An off-duty Zimbabwean doctor on his way to take up a Chevening scholarship in the UK put his training into practice when a passenger fell ill on his flight.
Edgar Munatsi, who’s about to start an MSc in Public Health for Development at the London School of Hygiene and Tropical Medicine, was on an overnight flight from Johannesburg, South Africa to London when he was woken up by the cabin crew asking if anyone was a medical doctor.
“I raised my hand”
“I quickly looked around to see if there was anyone who had responded, but there was none. So I raised my hand in response to the announcement, ” says Munatsi, who was previously head of Zimbabwe’s Hospital Doctors’ Association. He was led to the back of the plane where a passenger was so ill that the crew told him the captain might have to consider an emergency landing. Said Munatsi: “I asked the cabin crew to give me their medical kit to see what they had in there. I was glad to see that the medical kit had most of the basic things needed to be used in this case.”
Monitored for four hours
He was able to administer emergency care and quickly stabilise the passenger. He monitored the passenger for more than four hours. “When the Captain finally announced that we had begun our descend for landing at London Heathrow airport, I was overjoyed!” Munatsi says. “When we landed, I was elated to see my patient walk off the plane.”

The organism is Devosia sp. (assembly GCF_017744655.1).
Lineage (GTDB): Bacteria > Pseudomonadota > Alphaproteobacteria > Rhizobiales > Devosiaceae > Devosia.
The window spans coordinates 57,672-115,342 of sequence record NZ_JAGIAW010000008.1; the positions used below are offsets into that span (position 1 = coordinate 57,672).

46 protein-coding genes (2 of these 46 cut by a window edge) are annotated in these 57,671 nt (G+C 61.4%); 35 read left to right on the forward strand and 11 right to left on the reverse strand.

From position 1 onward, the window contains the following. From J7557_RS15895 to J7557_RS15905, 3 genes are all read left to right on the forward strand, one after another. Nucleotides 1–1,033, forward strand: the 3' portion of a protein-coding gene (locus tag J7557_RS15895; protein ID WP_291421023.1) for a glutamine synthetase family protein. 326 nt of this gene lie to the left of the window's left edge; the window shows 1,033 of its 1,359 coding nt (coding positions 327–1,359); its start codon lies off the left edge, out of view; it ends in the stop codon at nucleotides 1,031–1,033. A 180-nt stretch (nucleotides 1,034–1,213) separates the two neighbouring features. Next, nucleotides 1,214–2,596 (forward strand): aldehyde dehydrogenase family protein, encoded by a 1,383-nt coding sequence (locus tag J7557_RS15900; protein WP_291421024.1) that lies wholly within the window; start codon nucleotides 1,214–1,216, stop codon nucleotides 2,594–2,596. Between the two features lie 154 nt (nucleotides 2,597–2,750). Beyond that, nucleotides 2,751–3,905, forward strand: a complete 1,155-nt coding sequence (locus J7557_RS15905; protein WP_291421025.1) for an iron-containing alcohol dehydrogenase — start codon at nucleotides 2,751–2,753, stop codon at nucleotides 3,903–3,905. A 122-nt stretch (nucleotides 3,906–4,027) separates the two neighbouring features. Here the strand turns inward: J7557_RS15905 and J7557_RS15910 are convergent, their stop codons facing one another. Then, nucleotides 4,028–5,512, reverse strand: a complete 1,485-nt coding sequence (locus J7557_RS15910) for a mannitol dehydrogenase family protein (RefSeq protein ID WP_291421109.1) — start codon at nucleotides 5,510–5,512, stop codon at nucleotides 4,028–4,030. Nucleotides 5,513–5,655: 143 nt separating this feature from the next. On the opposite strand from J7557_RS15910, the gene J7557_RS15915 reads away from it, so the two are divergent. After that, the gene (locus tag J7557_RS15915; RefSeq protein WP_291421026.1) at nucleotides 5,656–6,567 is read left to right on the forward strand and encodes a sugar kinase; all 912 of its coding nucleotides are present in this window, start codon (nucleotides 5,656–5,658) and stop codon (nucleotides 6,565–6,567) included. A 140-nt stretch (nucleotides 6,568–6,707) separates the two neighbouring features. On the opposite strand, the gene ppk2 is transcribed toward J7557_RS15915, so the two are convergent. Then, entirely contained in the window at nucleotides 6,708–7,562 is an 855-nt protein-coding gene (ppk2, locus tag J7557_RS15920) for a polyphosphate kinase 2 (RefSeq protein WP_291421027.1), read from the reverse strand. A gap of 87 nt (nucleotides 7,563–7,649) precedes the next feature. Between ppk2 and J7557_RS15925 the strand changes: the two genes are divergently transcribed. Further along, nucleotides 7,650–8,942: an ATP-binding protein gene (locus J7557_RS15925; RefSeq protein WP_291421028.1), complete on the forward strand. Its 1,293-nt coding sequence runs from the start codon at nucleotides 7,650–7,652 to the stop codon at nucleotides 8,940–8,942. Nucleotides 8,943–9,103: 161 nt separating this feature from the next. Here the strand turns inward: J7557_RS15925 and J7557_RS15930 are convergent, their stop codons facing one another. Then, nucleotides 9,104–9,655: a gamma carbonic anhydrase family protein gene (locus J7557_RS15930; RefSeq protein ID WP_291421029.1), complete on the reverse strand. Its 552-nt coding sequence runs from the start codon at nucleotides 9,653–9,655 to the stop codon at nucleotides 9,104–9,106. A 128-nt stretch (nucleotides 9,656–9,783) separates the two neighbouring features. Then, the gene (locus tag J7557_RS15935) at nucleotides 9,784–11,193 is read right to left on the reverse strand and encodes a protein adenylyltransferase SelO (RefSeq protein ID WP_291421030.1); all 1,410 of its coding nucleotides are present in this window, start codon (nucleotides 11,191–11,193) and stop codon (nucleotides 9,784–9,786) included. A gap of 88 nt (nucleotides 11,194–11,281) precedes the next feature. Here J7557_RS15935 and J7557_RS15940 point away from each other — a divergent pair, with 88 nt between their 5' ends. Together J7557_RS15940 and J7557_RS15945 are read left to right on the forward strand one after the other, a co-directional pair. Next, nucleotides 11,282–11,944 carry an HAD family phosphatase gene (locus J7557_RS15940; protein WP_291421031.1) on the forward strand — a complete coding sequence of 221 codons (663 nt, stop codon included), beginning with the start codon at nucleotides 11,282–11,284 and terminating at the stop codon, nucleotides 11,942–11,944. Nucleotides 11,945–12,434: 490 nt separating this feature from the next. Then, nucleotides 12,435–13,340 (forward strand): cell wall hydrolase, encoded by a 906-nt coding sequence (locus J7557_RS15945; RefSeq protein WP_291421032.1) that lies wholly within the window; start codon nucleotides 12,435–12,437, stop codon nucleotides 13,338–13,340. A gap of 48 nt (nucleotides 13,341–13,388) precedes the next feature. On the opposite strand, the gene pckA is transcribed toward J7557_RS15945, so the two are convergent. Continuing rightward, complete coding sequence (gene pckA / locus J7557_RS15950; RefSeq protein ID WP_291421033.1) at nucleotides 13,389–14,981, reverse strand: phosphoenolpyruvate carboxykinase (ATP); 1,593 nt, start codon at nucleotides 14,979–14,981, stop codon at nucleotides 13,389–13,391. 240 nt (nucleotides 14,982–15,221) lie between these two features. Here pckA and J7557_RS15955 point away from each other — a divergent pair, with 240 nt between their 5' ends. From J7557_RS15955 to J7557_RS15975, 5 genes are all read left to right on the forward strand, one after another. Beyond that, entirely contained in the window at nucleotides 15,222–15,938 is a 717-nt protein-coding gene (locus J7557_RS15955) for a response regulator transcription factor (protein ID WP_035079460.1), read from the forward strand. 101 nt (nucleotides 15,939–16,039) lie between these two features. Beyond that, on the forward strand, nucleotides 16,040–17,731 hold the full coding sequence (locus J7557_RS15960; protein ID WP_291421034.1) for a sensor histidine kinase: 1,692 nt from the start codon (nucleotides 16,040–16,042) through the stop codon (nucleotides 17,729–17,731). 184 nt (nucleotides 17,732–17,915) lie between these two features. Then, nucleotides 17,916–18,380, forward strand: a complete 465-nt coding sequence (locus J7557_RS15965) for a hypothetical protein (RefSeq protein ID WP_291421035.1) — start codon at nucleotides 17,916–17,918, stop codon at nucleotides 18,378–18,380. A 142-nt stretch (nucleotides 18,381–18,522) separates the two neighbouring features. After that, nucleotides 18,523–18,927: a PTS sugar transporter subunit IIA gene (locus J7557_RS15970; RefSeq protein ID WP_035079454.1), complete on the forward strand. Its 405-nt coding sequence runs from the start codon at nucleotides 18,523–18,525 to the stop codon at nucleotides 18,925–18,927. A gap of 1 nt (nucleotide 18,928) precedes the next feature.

Munatsi, who’s served as a Government Medical Officer at Chitungwiza General Hospital near Harare, has huge medical experience. But he says this is the first time he’s had to deliver medical care on a flight. Chevening scholarships are offered by the UK government to hundreds of exceptional professionals around the world each year. Successful applicants are funded for a year’s postgraduate study, returning to transform their communities back home and build on links established during their courses.
A dream of many years
Munatsi says getting a scholarship to study public health in the UK was “a dream of many years.” He’s now about to start his year-long course. He said: “I cleared immigration, picked up my bags, and got on the underground train to Central London. It certainly was a terrific start to my Chevening journey.”
The UK ambassador to Zimbabwe Melanie Robinson said: ‘I’m so impressed he was able to help in this way, and he hasn’t even got to the UK yet!’.
Doc Nyamande Norman Matara